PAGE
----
The colors were incredibly vivid. Lush green foliage. Volcanic black rocks. Water cascading through a series of pools, flowing into the seemingly boundless deep blue sea. The view of the gulch from the old, moss-covered bridge along Highway 31, was absolutely stunning. I managed to filter out the cackle of tourists and drift dreamily with the gentle rustle of the bamboo trees. It was, indeed, a mystical place.
The Seven Sacred Pools at the Kipahulu end of the glorious Haleakala was our last stop on our long Road to Hana. After a quick dip in the cool, crisp water — a much needed relief from the heat of that July afternoon — we turned around and drove back to Paia, where our journey began. We discovered a roadside cafe humbly set in a local’s front yard and treated ourselves to plate lunches of barbecued chicken, rice, and macaroni salad. The chicken was cloyingly sweet but the meal was satisfying, nonetheless. For some strange reason, it felt very much like home. Maybe it was the Filipino family who prepared our meal or the long-haired mutt who cheerfully greeted everyone with a big, wet smile.
Mile marker after mile marker, we retraced our journey along Maui’s most celebrated road. The jagged jet-black beaches of Waianapanapa at Mile 32. The fruit stands brimming with papayas and pineapples in Nahiku at Mile 25. The nearly vertical Waikani Falls in Wailua at Mile 19. The checkerboard taro fields in Keanae at Mile 17. The Crouching-Tiger-Hidden-Dragon-esque bamboo forest at Mile 7. The daring windsurfers in Hookipa Beach at Mile 9.
Then we were back at where we started, at the Minit Stop, the convenience store next to our bed and breakfast. Minit Stop has the best Spam musubis in town — fried Spam on a bed of rice held together with nori. At first, it bothered me that they spelled Minute, Minit (or maybe I just didn’t get it?) But it all seemed forgivable after I saw the trays of Spam musubi and fried chicken inside their humble store. Who knew you can get soda, sunblock and Saran-wrapped Spam musubi all in one place? Only in Hawaii, I guess.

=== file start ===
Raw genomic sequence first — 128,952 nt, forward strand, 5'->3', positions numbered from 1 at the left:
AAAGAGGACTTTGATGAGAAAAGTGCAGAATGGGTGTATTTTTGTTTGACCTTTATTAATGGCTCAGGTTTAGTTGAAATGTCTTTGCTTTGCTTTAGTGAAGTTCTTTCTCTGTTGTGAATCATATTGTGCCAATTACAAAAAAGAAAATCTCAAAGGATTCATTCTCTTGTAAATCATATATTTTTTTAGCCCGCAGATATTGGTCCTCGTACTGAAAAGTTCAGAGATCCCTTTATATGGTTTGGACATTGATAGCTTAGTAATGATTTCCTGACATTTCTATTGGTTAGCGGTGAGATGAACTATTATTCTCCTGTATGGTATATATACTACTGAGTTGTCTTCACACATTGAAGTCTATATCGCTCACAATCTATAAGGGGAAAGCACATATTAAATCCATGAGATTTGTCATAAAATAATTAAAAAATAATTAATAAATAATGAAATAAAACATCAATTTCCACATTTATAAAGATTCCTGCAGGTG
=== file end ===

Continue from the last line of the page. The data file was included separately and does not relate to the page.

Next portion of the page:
Cold fried chicken with rice, Spam musubi, a bottle of water, and a bar of Twix — all wrapped in a brown paper bag. It was the perfect Hawaiian picnic lunch for the perfect Hawaiian road trip. It couldn’t get better than that.
I had my first taste of the Hawaiian staple not too long ago but I am no stranger to Spam, having grown up with this comfort food in a can on our dinner table. My mom would make fried garlic rice and fried eggs for Spam-silog breakfasts and would fix Spam pan de sal sandwiches for merienda.
Last weekend, while Dennis and I planned another trip to Hawaii, this time to the Big Island, I made Spam musubi for lunch. I sprinkled nori komi furikake on the rice before I laid the slice of fried salty-goodness on top to give it a delightful sweet-savory crunch. Every bite took us back to our incredible road trip in Maui and made us look forward to the volcanoes in the Big Island even more.
Making Spam Musubi
Spam musubi mold or an empty can of Spam with both ends cut open
4 to 6 cups cooked short-grain rice, preferably Nishiki
1 can Spam, sliced into eight 1/4-inch thick slices
8 sheets nori, preferably the size used for temaki sushi
nori komi furikake
Fry Spam slices over medium heat until golden brown, one to two minutes each side. Lay the fried slices on paper towels until the musubis are ready to be assembled.
Fill the Spam musubi mold to the brim with freshly steamed rice. Press down the rice and sprinkle the top with nori komi furikake. Carefully remove the musubi mold and then lay a slice of fried Spam on the bed of rice. Trim the nori sheets into roughly 2-inch by 7-inch rectangles. Wrap the musubi with nori. If the rice is warm enough, the nori sticks beautifully to the rice. Otherwise, moisten the ends of the nori with water to seal.
1. A cup uncooked rice is roughly equivalent to two to three cups cooked rice.
2. Buy nori sheets that are used in making temaki or cone sushi. These have the right length, roughly 7-inches. Trim the width to around 2 to 2-1/2 inches.
3. Spam musubi molds are available in most Japanese grocery stores like the Nijiya Market in Japantown in San Francisco. An empty can of Spam with both ends cut open can also be used in place of a musubi mold. Just be careful since the edges may be sharp. Use a fork to press down the cooked rice.
4. Homemade nori komi furikake can be made by mixing toasted sesame seeds, salt, sugar and nori cut into tiny pieces.